VR

Windows Holographic Coming to Various Devices for 'Mixed Reality'

Windows Holographic, a Microsoft platform that allows the combination of virtual reality, holographic computing and real-world elements, is coming to various devices in the coming months, according to Microsoft. The expansion of this “mixed reality” platform, accessible through Windows 10, was announced last week by Microsoft Vice President Terry Myerson at Computex in Taiwan and on the Windows Experience Blog.

Myerson in his blog invited all of Microsoft’s original equipment manufacturers, original design manufacturers and hardware partners to build PCs, displays, accessories and mixed reality devices to function on the Windows Holographic platform. “For our partners, this creates new business opportunities, unlocking mixed reality experiences across devices,” Myerson said on his blog. “For developers, Windows Holographic apps can be written today with confidence that they will run on the broadest set of devices.”

Myerson mentioned Intel, AMD, Qualcomm, HTC, Acer, ASUS, CyberPowerPC, Dell, Falcon Northwest, HP, iBuyPower, Lenovo and MSI as some of the companies that are working on virtual and mixed reality experiences on Windows 10 and Windows Holographic.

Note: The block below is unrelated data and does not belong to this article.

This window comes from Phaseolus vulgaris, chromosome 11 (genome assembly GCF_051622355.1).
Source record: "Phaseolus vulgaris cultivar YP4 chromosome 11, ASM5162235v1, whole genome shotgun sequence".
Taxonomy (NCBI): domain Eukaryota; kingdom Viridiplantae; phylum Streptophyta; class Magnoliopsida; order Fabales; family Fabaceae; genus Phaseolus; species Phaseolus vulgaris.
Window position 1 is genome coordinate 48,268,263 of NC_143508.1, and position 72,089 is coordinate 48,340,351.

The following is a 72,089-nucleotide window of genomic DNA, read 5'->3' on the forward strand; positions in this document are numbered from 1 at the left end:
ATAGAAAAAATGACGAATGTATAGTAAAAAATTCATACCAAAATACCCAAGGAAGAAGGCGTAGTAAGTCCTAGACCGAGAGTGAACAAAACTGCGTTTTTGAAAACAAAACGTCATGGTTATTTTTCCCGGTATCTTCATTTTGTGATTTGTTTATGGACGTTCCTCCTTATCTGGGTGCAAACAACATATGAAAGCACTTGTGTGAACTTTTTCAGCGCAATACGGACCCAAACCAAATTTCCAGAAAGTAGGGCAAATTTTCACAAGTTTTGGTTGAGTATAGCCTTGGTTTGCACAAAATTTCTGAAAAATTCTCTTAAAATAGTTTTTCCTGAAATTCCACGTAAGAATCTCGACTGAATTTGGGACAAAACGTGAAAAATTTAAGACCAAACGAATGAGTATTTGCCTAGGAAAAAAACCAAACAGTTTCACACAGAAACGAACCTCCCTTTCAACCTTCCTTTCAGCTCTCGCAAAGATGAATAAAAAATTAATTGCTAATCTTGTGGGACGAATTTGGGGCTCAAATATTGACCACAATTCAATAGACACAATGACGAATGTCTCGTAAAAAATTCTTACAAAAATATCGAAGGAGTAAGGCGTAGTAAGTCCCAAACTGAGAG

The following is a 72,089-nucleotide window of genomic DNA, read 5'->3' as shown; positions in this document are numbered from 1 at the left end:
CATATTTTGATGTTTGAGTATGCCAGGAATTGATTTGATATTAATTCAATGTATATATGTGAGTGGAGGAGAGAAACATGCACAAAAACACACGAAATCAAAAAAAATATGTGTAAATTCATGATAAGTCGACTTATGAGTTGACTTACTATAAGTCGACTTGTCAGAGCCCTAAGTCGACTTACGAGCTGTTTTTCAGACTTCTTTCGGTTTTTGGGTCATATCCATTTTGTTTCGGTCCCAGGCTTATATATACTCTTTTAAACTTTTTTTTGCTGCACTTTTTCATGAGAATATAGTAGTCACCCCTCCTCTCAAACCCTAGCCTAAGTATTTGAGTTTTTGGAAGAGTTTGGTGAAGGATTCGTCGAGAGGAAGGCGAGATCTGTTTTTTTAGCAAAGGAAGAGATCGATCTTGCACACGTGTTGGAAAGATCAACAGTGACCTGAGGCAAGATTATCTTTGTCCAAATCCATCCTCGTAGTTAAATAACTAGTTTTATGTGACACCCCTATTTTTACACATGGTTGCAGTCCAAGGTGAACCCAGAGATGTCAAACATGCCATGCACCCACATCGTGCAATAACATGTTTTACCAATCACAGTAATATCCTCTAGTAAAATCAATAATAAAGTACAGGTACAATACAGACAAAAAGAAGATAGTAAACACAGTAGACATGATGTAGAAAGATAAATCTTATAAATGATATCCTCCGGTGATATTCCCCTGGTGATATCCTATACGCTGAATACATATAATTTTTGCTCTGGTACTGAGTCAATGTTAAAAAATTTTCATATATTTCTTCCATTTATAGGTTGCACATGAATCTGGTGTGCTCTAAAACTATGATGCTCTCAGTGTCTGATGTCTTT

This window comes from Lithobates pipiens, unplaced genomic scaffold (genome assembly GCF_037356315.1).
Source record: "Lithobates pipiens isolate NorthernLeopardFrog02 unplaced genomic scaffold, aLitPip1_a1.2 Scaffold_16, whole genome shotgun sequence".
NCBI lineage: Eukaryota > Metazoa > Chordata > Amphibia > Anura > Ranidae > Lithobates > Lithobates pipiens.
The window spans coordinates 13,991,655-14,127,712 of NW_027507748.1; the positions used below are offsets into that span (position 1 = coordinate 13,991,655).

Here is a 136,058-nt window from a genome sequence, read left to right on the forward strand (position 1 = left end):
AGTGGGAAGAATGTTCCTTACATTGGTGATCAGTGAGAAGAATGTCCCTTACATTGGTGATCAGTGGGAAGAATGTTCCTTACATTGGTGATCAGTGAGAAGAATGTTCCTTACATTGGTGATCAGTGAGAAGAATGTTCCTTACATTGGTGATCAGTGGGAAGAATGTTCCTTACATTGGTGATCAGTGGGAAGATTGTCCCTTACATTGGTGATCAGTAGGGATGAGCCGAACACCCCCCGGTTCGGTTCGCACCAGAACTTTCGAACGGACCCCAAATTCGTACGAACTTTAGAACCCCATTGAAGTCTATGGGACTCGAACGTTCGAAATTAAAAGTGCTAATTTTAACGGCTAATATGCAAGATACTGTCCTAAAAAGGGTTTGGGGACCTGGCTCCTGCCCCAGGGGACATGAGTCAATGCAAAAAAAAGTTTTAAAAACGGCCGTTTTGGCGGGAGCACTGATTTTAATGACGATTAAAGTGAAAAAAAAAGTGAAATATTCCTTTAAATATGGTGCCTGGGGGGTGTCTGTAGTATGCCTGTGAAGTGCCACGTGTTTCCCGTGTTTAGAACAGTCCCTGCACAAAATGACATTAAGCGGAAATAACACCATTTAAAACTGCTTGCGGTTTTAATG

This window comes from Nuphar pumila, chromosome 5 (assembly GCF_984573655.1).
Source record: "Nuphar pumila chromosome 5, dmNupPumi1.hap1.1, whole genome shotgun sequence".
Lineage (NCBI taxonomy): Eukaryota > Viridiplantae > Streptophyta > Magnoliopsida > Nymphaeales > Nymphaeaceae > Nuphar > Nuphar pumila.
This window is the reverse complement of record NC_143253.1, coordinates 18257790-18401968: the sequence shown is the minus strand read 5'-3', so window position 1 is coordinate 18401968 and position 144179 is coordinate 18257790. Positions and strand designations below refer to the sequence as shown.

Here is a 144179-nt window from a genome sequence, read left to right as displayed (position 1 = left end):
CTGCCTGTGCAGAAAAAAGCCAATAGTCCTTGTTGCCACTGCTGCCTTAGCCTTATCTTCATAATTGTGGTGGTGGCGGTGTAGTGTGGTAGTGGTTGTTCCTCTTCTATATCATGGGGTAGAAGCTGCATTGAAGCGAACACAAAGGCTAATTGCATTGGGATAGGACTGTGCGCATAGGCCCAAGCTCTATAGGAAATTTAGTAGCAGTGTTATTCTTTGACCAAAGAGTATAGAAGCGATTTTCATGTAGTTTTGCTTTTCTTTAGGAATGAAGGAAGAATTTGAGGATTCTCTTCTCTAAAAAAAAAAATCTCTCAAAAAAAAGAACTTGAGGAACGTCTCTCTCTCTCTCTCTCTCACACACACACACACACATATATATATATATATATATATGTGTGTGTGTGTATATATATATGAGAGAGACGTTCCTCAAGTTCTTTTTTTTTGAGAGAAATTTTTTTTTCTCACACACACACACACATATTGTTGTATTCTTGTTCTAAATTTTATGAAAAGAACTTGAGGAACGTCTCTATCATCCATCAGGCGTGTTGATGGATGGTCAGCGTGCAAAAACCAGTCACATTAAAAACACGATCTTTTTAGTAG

“Mixed reality” involves creating and using devices that can also perceive the physical world. “Imagine wearing a VR device and seeing your physical hands as you manipulate an object, working on the scanned 3D image of a real object, or bringing in a holographic representation of another person into your virtual world so you can collaborate,” Myerson wrote on his blog.

In this mixed reality world, devices can spatially map a user’s environment, digital content can be manipulated as easily as physically moving objects, and people can teleport via holographic representations or travel together as a team, Myerson said.

The market for virtual reality devices is anticipated to be 80 million devices per year by 2020, according to Myerson. At the moment, the Microsoft HoloLens is the primary vehicle, or head-mounted display, for visual access to Windows Holographic. The goggle-like device started shipping in March and is already being used by companies such as NASA, Volvo and Lowe’s, Myerson said.  

Those interested in developing products in the Windows Holographic platform can learn more by visiting WinHec.com or attending WinHEC workshops this summer in Taipei and Shenzhen, China.

About the Author

Richard Chang is associate editor of THE Journal. He can be reached at rchang@1105media.com.

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